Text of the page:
The Asheville area may be famed for its craft beer scene, but in Mills River, Bold Rock Hard Cider has made its mark with the mighty apple, which is in plentiful supply in Henderson County.
Since opening in November 2015, Bold Rock has emerged as the premier local producer of hard cider. Cans, bottles and kegs of its products are shipped from Mills River throughout the Carolinas, Tennessee, Kentucky and Georgia. A separate Bold Rock facility in Virginia serves another five states.
In Mills River, Bold Rock has added its own canning line and expanded the capacity of its bottling system, while increasing its production space by 5,000 square feet. This spring, staff also began pressing apples into cider every Wednesday. There’s plenty of entertainment in the taproom, too, from Tacos and Trivia on Tuesdays to a music jam on Wednesday nights and more music on either Fridays or Saturdays.
Starting in May, the new Sunset Series will offer music every other Thursday, plus a spectacular view of day turning to night from the cidery lawn. In addition to the weekly tacos, Bold Rock operates its own food truck, the Feed Trailer, which serves a menu of barbecue, burgers and a cider-braised hot dog.
Along with neighboring Sierra Nevada Brewing Co. and Mills River Brewery, the cidery has become a popular attraction in the area, not only with locals but with visitors, says Kim Chappell, Bold Rock’s retail development manager. “The locals come 12 months out of the year, and the tourists are here May through October. When people take a beer vacation, they stop by Bold Rock,” she says.
The Bold Rock tasting room keeps a full line of ciders on tap, including the top-selling Carolina Apple brand and such selections as pear, citrus and India Pressed Apple. Two premium options — Vintage Dry and Vat 1 — are sold on draft and in 750-milliliter bottles under the Crimson Ridge brand. Small-batch ciders are also available exclusively at the tasting room, including current offering Wild Cherry. Like beer, hard cider has a shelf life that similarly depends on the variety. Most will be good to drink from eight to 15 months after being produced.
The Mills River ciders are made with North Carolina apples, and the ciders from the Virginia operation use fruit sourced within a 30-mile radius of its property. A blend of apples goes into the Bold Rock products, the specifics of which, Chappell says, are strictly confidential.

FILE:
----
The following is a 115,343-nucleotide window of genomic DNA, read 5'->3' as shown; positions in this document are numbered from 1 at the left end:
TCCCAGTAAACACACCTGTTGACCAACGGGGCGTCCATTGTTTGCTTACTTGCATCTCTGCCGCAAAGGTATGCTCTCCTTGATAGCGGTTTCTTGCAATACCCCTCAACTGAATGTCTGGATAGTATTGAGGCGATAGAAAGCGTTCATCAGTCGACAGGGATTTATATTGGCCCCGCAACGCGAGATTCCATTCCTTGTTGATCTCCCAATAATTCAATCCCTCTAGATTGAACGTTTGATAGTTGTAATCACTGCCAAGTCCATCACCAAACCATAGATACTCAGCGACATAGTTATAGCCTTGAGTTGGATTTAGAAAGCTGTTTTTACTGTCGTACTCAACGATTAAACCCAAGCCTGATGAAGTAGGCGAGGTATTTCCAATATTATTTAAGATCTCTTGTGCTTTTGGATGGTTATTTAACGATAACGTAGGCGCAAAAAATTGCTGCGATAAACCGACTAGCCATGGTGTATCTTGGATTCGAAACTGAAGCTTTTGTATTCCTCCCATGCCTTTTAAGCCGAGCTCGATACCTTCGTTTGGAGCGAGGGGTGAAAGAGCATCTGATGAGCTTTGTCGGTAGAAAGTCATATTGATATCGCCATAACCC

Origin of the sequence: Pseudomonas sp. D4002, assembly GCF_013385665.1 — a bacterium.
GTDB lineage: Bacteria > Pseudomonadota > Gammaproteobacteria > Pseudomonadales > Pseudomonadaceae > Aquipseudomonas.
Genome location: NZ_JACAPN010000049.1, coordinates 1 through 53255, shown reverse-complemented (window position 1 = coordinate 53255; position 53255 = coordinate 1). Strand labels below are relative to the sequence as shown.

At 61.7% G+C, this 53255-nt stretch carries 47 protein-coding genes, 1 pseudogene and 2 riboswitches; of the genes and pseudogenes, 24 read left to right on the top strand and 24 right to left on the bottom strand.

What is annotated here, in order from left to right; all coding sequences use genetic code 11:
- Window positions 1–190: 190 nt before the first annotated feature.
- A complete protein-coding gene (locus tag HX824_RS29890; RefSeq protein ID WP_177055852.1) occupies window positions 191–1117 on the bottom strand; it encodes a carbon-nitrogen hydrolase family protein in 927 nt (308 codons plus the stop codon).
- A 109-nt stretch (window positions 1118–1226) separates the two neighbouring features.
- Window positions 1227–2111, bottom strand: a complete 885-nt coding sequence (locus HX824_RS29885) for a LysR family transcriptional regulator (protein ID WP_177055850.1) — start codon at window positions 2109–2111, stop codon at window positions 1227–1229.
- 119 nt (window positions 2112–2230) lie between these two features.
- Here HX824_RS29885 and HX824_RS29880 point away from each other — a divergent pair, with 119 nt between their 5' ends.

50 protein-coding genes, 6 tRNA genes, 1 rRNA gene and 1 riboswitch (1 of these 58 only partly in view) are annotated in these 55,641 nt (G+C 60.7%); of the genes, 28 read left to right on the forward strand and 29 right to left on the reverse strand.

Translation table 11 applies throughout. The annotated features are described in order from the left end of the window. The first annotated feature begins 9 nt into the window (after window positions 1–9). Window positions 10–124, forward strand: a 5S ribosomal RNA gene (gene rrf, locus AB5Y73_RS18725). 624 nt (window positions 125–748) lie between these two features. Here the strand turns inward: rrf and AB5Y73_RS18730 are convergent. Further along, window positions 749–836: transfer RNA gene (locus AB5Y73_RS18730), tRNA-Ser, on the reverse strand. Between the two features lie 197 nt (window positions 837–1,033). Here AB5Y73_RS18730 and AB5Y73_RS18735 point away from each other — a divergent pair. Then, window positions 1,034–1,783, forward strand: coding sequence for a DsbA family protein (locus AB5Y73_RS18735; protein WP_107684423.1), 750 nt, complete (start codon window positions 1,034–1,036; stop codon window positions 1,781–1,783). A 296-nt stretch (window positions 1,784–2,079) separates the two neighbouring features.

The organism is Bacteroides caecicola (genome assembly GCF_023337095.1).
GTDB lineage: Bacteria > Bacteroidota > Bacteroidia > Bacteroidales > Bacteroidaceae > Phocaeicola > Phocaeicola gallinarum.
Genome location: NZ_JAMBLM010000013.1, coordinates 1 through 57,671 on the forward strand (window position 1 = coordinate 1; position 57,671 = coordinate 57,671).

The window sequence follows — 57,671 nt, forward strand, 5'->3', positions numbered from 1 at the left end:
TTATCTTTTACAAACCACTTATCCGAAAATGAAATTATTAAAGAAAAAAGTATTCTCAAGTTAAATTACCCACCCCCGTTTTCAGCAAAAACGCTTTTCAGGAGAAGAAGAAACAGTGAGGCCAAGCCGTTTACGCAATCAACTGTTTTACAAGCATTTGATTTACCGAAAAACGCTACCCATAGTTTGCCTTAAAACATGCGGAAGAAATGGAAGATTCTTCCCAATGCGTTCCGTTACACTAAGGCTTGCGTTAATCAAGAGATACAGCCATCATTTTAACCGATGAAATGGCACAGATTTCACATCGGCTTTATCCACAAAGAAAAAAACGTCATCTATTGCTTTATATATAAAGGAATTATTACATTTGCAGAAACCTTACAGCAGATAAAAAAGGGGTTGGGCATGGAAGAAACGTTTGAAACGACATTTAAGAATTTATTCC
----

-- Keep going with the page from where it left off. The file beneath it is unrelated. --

Bold Rock has a team of cidermakers who are responsible for the products. Among them are New Zealand native Brian Shanks, who has more than three decades of experience in cidermaking and partnered with John Washburn to open Bold Rock. Ward Beveridge serves as senior cidermaker in Mills River.
Chappell believes the interest in craft brewing and a desire to eat and drink local have brought attention to craft hard ciders. “The food industry brought hard cider right along with it,” she says.
In turn, cider has been booming across Western North Carolina, with such producers as Noble Cider and Urban Orchard in Asheville, Black Mountain Ciderworks + Meadery in Black Mountain, and Flat Rock Ciderworks and Wallace Ciders at St. Paul Mountain Vineyards, both in Hendersonville. “We all have a different spin,” Chappell says, noting that most Bold Rock ciders are “sessionable,” coming in at under 5 percent ABV, making them easier to drink more than one in a single sitting. “Many of our customers have more than one favorite,” she says.
Bold Rock Hard Cider is at 72 School House Road, Mills River. The taproom is open 2-8 p.m. Monday-Thursday, noon-10 p.m. Friday and Saturday, and noon-8 p.m. Sunday. The Feed Trailer food truck is open 5-8 p.m. Tuesday-Thursday and noon-8 p.m. Friday-Sunday and closed Monday. For details, visit boldrock.com/mills-river/.